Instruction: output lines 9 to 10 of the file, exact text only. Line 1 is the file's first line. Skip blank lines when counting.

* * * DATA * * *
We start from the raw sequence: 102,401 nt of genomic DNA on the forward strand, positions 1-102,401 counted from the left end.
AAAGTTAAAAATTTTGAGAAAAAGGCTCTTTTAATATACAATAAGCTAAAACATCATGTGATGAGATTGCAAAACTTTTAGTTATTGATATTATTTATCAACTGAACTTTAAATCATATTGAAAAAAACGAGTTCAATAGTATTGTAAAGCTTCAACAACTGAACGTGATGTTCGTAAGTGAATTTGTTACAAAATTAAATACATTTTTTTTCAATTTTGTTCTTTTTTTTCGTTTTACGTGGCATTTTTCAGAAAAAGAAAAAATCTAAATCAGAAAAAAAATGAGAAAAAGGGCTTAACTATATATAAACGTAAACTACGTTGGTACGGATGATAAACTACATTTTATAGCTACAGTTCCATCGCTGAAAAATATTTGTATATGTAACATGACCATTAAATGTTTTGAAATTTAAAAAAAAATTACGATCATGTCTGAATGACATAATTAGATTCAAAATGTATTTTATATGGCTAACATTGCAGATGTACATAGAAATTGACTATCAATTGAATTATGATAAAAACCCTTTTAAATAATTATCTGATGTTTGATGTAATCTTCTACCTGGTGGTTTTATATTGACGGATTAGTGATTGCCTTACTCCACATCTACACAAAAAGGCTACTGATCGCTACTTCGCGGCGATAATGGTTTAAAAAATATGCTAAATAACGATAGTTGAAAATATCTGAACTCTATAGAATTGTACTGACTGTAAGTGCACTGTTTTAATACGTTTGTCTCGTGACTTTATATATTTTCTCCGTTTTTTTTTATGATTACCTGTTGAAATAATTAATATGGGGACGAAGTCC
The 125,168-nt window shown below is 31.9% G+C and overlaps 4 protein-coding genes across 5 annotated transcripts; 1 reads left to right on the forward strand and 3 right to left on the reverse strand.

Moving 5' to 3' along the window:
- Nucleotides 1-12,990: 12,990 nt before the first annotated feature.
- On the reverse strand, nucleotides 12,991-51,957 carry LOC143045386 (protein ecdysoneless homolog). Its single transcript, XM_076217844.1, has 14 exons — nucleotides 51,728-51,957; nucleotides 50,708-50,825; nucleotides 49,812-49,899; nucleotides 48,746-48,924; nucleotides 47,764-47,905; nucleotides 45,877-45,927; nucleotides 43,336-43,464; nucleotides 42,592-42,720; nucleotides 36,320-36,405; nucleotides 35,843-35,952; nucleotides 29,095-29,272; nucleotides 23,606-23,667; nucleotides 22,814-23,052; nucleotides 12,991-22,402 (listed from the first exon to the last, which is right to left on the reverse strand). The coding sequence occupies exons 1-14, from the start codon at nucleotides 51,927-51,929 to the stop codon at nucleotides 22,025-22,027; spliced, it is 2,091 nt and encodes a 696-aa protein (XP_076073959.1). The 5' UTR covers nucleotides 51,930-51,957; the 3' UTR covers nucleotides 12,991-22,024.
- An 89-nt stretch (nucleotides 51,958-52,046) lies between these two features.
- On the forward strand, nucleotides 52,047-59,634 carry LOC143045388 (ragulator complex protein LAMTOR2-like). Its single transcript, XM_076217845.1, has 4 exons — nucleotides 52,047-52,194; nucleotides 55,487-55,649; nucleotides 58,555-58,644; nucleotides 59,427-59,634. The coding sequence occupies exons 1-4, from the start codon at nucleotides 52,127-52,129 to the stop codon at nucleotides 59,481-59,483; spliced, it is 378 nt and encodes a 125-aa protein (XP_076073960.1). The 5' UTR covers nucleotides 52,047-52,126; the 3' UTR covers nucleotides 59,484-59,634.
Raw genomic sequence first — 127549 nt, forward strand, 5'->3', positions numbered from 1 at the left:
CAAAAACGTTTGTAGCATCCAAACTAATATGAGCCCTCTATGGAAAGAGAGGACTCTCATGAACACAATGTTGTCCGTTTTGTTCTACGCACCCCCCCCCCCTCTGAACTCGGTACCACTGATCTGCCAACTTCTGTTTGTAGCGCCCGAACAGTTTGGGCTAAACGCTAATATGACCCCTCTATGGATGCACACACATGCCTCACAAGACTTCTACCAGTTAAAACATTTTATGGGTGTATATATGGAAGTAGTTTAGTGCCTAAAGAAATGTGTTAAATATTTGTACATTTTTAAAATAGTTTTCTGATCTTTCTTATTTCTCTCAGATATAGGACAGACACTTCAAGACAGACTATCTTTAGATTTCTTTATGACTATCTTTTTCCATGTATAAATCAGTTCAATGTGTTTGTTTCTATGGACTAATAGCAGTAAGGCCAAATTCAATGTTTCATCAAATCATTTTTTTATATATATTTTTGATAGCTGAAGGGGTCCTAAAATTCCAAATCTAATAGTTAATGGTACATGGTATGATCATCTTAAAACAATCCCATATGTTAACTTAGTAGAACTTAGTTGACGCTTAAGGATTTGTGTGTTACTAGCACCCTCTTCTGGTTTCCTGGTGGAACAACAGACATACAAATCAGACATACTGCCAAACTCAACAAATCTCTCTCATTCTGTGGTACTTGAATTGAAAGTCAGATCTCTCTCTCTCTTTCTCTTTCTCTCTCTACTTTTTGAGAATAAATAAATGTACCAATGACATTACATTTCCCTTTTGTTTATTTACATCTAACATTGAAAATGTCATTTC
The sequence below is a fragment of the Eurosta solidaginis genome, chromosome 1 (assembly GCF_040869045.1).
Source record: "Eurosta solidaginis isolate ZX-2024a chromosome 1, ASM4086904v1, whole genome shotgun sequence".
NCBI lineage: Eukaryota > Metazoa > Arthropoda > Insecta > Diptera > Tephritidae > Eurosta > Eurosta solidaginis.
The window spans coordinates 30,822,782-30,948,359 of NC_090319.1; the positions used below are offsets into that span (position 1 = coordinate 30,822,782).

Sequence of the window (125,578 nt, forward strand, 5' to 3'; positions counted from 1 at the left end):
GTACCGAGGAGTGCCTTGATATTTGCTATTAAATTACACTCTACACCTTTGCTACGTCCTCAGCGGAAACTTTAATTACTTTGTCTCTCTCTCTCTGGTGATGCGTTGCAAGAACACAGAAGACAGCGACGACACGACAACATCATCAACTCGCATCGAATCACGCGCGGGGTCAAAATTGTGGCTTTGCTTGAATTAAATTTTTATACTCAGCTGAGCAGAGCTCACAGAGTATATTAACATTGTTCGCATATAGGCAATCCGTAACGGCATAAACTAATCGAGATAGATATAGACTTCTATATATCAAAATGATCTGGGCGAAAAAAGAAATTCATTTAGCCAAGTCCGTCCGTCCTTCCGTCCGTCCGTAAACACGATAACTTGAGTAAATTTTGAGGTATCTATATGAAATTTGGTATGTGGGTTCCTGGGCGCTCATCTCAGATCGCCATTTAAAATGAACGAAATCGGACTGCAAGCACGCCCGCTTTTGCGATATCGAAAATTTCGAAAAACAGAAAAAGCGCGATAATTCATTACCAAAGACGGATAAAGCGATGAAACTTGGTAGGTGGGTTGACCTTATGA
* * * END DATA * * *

Raw genomic sequence first — 127549 nt, forward strand, 5'->3', positions numbered from 1 at the left:
CAAAAACGTTTGTAGCATCCAAACTAATATGAGCCCTCTATGGAAAGAGAGGACTCTCATGAACACAATGTTGTCCGTTTTGTTCTACGCACCCCCCCCCCCTCTGAACTCGGTACCACTGATCTGCCAACTTCTGTTTGTAGCGCCCGAACAGTTTGGGCTAAACGCTAATATGACCCCTCTATGGATGCACACACATGCCTCACAAGACTTCTACCAGTTAAAACATTTTATGGGTGTATATATGGAAGTAGTTTAGTGCCTAAAGAAATGTGTTAAATATTTGTACATTTTTAAAATAGTTTTCTGATCTTTCTTATTTCTCTCAGATATAGGACAGACACTTCAAGACAGACTATCTTTAGATTTCTTTATGACTATCTTTTTCCATGTATAAATCAGTTCAATGTGTTTGTTTCTATGGACTAATAGCAGTAAGGCCAAATTCAATGTTTCATCAAATCATTTTTTTATATATATTTTTGATAGCTGAAGGGGTCCTAAAATTCCAAATCTAATAGTTAATGGTACATGGTATGATCATCTTAAAACAATCCCATATGTTAACTTAGTAGAACTTAGTTGACGCTTAAGGATTTGTGTGTTACTAGCACCCTCTTCTGGTTTCCTGGTGGAACAACAGACATACAAATCAGACATACTGCCAAACTCAACAAATCTCTCTCATTCTGTGGTACTTGAATTGAAAGTCAGATCTCTCTCTCTCTTTCTCTTTCTCTCTCTACTTTTTGAGAATAAATAAATGTACCAATGACATTACATTTCCCTTTTGTTTATTTACATCTAACATTGAAAATGTCATTTC